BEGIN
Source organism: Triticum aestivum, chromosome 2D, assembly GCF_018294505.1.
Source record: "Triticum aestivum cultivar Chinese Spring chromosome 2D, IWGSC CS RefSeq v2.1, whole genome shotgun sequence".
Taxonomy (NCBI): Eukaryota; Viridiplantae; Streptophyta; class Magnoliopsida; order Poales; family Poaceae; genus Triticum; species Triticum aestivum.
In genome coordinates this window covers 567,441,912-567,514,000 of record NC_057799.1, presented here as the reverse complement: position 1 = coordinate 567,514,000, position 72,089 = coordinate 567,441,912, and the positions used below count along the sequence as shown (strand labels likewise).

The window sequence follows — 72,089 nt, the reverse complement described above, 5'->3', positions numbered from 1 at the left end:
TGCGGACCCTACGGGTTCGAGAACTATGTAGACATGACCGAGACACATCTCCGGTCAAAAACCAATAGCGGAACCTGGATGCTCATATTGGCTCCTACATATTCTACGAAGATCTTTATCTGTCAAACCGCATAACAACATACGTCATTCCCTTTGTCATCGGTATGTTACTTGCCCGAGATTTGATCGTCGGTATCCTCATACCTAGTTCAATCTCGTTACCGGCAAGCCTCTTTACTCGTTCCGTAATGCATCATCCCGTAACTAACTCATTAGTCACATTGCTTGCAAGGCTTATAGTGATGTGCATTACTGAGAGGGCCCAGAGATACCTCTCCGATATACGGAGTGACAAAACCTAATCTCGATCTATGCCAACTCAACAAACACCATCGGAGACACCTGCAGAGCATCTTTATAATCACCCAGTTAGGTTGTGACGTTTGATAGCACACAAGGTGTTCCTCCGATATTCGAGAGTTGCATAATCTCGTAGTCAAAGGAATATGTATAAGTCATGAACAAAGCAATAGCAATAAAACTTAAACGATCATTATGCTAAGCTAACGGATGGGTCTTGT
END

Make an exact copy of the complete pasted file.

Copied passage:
Source organism: Triticum aestivum, chromosome 2D, assembly GCF_018294505.1.
Source record: "Triticum aestivum cultivar Chinese Spring chromosome 2D, IWGSC CS RefSeq v2.1, whole genome shotgun sequence".
Taxonomy (NCBI): Eukaryota; Viridiplantae; Streptophyta; class Magnoliopsida; order Poales; family Poaceae; genus Triticum; species Triticum aestivum.
In genome coordinates this window covers 567,441,912-567,514,000 of record NC_057799.1, presented here as the reverse complement: position 1 = coordinate 567,514,000, position 72,089 = coordinate 567,441,912, and the positions used below count along the sequence as shown (strand labels likewise).

The window sequence follows — 72,089 nt, the reverse complement described above, 5'->3', positions numbered from 1 at the left end:
TGCGGACCCTACGGGTTCGAGAACTATGTAGACATGACCGAGACACATCTCCGGTCAAAAACCAATAGCGGAACCTGGATGCTCATATTGGCTCCTACATATTCTACGAAGATCTTTATCTGTCAAACCGCATAACAACATACGTCATTCCCTTTGTCATCGGTATGTTACTTGCCCGAGATTTGATCGTCGGTATCCTCATACCTAGTTCAATCTCGTTACCGGCAAGCCTCTTTACTCGTTCCGTAATGCATCATCCCGTAACTAACTCATTAGTCACATTGCTTGCAAGGCTTATAGTGATGTGCATTACTGAGAGGGCCCAGAGATACCTCTCCGATATACGGAGTGACAAAACCTAATCTCGATCTATGCCAACTCAACAAACACCATCGGAGACACCTGCAGAGCATCTTTATAATCACCCAGTTAGGTTGTGACGTTTGATAGCACACAAGGTGTTCCTCCGATATTCGAGAGTTGCATAATCTCGTAGTCAAAGGAATATGTATAAGTCATGAACAAAGCAATAGCAATAAAACTTAAACGATCATTATGCTAAGCTAACGGATGGGTCTTGT